Since each protein molecule contains 20 amino acids, consuming protein is an incredibly efficient way to consume all of the dietary amino acids at once. However, these protein molecules are relatively large structures (relatively speaking). The body needs to break them down into smaller chunks in order to transport them throughout the bloodstream to their appropriate locations where they can get to work. Thus, upon consumption of protein, our bodies break down this molecule into smaller portions like peptides (small groupings of amino acids) or into individual amino acids. These can then be transported and used to power functions within the body. Since amino acids power a wide variety of functions in the body, the amount in circulation (free amino acids) is constantly changing in order to meet our body’s demands.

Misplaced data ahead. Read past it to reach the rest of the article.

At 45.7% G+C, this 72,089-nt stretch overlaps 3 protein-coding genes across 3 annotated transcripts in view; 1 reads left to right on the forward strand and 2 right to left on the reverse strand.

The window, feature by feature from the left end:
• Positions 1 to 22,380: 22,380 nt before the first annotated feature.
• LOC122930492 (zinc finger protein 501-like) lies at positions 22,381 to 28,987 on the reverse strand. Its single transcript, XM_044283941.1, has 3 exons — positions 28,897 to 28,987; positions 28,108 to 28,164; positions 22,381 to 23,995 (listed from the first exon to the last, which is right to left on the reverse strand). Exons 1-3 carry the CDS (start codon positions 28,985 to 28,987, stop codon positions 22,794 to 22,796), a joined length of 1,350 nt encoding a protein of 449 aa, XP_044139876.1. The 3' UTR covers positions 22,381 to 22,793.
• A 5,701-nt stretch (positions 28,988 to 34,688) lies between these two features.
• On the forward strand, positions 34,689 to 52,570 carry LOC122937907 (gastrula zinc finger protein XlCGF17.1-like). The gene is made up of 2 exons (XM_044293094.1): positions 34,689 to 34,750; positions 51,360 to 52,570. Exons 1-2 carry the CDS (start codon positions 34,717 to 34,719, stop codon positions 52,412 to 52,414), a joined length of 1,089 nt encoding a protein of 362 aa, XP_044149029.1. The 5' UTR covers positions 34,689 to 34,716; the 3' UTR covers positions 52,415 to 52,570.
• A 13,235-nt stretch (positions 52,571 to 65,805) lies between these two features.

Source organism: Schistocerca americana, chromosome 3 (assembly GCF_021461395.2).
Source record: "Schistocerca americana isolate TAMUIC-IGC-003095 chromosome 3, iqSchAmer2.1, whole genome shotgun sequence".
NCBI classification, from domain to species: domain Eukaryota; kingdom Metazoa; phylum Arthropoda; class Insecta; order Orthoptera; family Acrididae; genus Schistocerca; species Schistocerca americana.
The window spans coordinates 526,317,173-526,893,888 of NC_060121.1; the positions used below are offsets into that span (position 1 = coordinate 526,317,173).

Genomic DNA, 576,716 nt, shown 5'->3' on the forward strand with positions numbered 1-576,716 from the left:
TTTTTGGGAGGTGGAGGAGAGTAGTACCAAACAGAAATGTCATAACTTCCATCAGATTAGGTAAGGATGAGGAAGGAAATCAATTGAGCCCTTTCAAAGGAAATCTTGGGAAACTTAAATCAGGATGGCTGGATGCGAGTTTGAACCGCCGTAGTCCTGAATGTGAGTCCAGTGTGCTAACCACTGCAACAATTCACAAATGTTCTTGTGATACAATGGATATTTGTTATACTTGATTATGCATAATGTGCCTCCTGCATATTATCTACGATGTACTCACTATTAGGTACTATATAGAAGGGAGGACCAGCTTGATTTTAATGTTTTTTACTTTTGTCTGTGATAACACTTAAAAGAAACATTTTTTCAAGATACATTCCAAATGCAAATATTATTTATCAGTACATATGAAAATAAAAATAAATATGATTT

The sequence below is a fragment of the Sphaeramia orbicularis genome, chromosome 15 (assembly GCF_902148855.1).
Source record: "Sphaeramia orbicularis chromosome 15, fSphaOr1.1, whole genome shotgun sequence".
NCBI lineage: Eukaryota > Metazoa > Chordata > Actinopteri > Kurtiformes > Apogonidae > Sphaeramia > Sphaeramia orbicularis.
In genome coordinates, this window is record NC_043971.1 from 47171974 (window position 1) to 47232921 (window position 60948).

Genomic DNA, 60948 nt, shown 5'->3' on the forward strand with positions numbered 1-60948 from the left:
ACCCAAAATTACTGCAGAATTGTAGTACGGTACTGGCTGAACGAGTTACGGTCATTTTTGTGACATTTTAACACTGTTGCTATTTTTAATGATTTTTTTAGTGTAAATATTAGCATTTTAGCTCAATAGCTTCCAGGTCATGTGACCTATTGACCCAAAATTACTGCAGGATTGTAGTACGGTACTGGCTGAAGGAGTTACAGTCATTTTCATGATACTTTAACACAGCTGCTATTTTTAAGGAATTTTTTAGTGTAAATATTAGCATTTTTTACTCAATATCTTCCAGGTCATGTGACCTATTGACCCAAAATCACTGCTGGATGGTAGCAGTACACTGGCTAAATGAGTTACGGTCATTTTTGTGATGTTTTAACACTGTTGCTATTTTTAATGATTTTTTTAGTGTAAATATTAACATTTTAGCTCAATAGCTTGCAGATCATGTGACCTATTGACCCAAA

What causes amino acid levels to change?
The amount we consume (dietary intake), de novo synthesis (the synthesis of complex molecules from simple molecules), and protein turnover from tissues all increase the number of free amino acids in circulation. Excretion, oxidation, non-protein pathways, and tissue protein synthesis all draw amino acids out of circulation and decrease the overall amount that we have in flux at any given time. In this way, dietary protein intake, amino acid composition, protein digestibility, gastrointestinal tract digestion and absorption, and protein demand all influence our amino acid levels.
Where can I find dietary amino acids?